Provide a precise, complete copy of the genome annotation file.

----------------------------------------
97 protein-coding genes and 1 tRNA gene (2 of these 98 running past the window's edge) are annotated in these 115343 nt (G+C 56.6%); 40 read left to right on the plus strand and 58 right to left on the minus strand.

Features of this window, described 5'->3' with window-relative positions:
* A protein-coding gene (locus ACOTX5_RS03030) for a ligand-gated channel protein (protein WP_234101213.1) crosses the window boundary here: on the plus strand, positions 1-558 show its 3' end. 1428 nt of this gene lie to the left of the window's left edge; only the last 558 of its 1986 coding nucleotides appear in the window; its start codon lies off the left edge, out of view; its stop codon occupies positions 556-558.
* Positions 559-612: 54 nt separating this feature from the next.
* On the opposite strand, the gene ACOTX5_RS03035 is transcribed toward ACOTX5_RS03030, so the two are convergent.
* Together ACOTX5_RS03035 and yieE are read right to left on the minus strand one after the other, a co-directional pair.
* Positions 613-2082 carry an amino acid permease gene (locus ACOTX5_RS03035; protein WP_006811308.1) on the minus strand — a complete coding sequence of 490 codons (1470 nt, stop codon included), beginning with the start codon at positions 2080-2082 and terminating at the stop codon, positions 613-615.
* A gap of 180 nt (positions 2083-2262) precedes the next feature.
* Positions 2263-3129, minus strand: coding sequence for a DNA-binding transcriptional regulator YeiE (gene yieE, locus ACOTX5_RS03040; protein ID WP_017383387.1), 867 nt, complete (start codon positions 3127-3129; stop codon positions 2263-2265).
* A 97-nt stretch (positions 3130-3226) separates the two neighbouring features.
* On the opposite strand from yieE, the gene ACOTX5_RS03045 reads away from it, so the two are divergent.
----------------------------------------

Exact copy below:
97 protein-coding genes and 1 tRNA gene (2 of these 98 running past the window's edge) are annotated in these 115343 nt (G+C 56.6%); 40 read left to right on the plus strand and 58 right to left on the minus strand.

Features of this window, described 5'->3' with window-relative positions:
* A protein-coding gene (locus ACOTX5_RS03030) for a ligand-gated channel protein (protein WP_234101213.1) crosses the window boundary here: on the plus strand, positions 1-558 show its 3' end. 1428 nt of this gene lie to the left of the window's left edge; only the last 558 of its 1986 coding nucleotides appear in the window; its start codon lies off the left edge, out of view; its stop codon occupies positions 556-558.
* Positions 559-612: 54 nt separating this feature from the next.
* On the opposite strand, the gene ACOTX5_RS03035 is transcribed toward ACOTX5_RS03030, so the two are convergent.
* Together ACOTX5_RS03035 and yieE are read right to left on the minus strand one after the other, a co-directional pair.
* Positions 613-2082 carry an amino acid permease gene (locus ACOTX5_RS03035; protein WP_006811308.1) on the minus strand — a complete coding sequence of 490 codons (1470 nt, stop codon included), beginning with the start codon at positions 2080-2082 and terminating at the stop codon, positions 613-615.
* A gap of 180 nt (positions 2083-2262) precedes the next feature.
* Positions 2263-3129, minus strand: coding sequence for a DNA-binding transcriptional regulator YeiE (gene yieE, locus ACOTX5_RS03040; protein ID WP_017383387.1), 867 nt, complete (start codon positions 3127-3129; stop codon positions 2263-2265).
* A 97-nt stretch (positions 3130-3226) separates the two neighbouring features.
* On the opposite strand from yieE, the gene ACOTX5_RS03045 reads away from it, so the two are divergent.